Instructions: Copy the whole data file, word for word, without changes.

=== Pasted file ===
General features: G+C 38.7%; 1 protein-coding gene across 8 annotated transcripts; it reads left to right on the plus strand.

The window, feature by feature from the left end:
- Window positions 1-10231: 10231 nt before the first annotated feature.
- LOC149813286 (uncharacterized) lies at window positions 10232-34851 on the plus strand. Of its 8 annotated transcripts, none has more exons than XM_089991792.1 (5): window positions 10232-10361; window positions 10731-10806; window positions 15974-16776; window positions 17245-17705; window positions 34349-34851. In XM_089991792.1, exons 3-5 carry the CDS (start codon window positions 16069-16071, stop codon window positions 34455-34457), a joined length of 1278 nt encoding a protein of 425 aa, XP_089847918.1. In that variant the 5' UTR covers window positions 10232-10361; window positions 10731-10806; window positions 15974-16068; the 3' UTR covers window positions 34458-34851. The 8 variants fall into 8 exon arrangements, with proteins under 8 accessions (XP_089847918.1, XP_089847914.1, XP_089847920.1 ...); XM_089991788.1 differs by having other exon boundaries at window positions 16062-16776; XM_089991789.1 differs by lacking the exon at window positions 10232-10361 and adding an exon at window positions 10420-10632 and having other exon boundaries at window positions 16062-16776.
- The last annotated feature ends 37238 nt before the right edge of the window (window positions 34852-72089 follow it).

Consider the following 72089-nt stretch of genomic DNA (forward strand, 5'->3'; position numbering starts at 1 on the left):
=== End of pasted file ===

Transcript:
General features: G+C 38.7%; 1 protein-coding gene across 8 annotated transcripts; it reads left to right on the plus strand.

The window, feature by feature from the left end:
- Window positions 1-10231: 10231 nt before the first annotated feature.
- LOC149813286 (uncharacterized) lies at window positions 10232-34851 on the plus strand. Of its 8 annotated transcripts, none has more exons than XM_089991792.1 (5): window positions 10232-10361; window positions 10731-10806; window positions 15974-16776; window positions 17245-17705; window positions 34349-34851. In XM_089991792.1, exons 3-5 carry the CDS (start codon window positions 16069-16071, stop codon window positions 34455-34457), a joined length of 1278 nt encoding a protein of 425 aa, XP_089847918.1. In that variant the 5' UTR covers window positions 10232-10361; window positions 10731-10806; window positions 15974-16068; the 3' UTR covers window positions 34458-34851. The 8 variants fall into 8 exon arrangements, with proteins under 8 accessions (XP_089847918.1, XP_089847914.1, XP_089847920.1 ...); XM_089991788.1 differs by having other exon boundaries at window positions 16062-16776; XM_089991789.1 differs by lacking the exon at window positions 10232-10361 and adding an exon at window positions 10420-10632 and having other exon boundaries at window positions 16062-16776.
- The last annotated feature ends 37238 nt before the right edge of the window (window positions 34852-72089 follow it).

Consider the following 72089-nt stretch of genomic DNA (forward strand, 5'->3'; position numbering starts at 1 on the left):